Looking back at Myanmar Union Day

The Burmese American Community Institute (BACI) hosts the 76th Myanmar Union Day on Feb. 11.


Darcy Leber

Frehsman Khai Aung performs a Rakhaine Dance with adults from her temple, Uttama Vihara Monastery on Feb 11. They are one of the few groups who were scheduled to dance.

Mary Sang, mentor at the Burmese American Community Institute, enjoyed trying the new food from different ethnic groups during Myanmar Union Day on Feb. 11. 

 When tasting the foods, she realized that much of the cuisine was similar to the Chin food she was used to eating, but there was also a different style to it. 

“We try to showcase all of their cultures within those, like whether it’s through clothing, through food and through dance,” Sang said. “That’s what we do” 

The actual date for this event is usually on Feb. 12, but the BACI scheduled it for earlier to make it more convenient. It is a time where the eight major ethnic groups, along with many subgroups of Myanmar, come together, celebrate their country’s independence from the British Empire and express their different cultures with one another. 

The eight ethnic groups are Kachin, Kayah, Karen, Chin, Bamar, Mon, Rakhine and Shan. 

Lily Mawi, another mentor of the BACI remembers watching dances performed by Shan and Mon ethnic groups. She said that she thought it was very cool for her to watch the dance in person.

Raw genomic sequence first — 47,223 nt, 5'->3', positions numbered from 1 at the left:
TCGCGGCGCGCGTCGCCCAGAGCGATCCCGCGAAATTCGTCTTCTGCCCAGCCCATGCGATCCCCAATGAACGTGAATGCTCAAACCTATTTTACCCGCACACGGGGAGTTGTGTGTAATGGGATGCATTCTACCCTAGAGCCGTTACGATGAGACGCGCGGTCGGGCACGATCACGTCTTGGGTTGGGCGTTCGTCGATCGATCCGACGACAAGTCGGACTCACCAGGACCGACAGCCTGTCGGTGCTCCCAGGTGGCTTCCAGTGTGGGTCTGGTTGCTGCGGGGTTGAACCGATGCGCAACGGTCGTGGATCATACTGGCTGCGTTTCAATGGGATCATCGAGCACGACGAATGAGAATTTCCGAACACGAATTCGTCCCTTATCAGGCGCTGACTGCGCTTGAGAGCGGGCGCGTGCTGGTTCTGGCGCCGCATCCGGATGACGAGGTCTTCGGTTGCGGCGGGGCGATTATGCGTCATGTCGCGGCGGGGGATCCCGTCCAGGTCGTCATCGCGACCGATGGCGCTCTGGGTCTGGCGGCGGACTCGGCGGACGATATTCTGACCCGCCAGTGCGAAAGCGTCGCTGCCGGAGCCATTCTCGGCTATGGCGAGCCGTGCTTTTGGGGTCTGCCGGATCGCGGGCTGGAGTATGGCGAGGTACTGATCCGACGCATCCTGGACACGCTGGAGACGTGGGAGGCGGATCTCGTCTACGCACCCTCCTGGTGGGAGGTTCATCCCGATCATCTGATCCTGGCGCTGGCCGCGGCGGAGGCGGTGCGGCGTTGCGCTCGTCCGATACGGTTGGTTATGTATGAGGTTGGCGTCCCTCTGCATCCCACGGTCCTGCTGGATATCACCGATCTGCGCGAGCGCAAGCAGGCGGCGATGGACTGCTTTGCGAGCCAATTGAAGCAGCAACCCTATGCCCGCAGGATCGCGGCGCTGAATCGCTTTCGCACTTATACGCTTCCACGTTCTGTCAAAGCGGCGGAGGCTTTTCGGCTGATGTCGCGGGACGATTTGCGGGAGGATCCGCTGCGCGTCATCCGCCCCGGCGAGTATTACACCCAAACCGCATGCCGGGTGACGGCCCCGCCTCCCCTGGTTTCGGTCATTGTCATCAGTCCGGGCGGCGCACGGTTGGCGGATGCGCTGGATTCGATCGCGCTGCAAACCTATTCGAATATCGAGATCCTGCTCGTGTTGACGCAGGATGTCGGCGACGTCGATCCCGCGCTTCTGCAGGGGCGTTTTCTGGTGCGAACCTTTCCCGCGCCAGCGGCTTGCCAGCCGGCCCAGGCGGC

For Mawi, it is a very important day for Burmese people all together and helps her feel more educated and connected to Burma. 

“We celebrate as a union and as a team,” Mawi said. 

The BACI hosts a fundraiser table that sells BACI merch and Burmese items on Feb. 11. Volunteers help the BACI with managing the program as well. (Salem Ortega-Morales)

Sang believes that Myanmar Union Day is what brings all people of Myanmar together. She also says this event  helps Burmese youth learn about where they come from. 

Whether they are representing their ethnic group through clothing, food or traditional dances, it has shown the respect that Burmese people have for each other. 

 “I like to believe that this is a place for all of us to be able to be together in one place,” Sang said. ”celebrating our differences and then also coming together to celebrate how we are one in Myanmar.”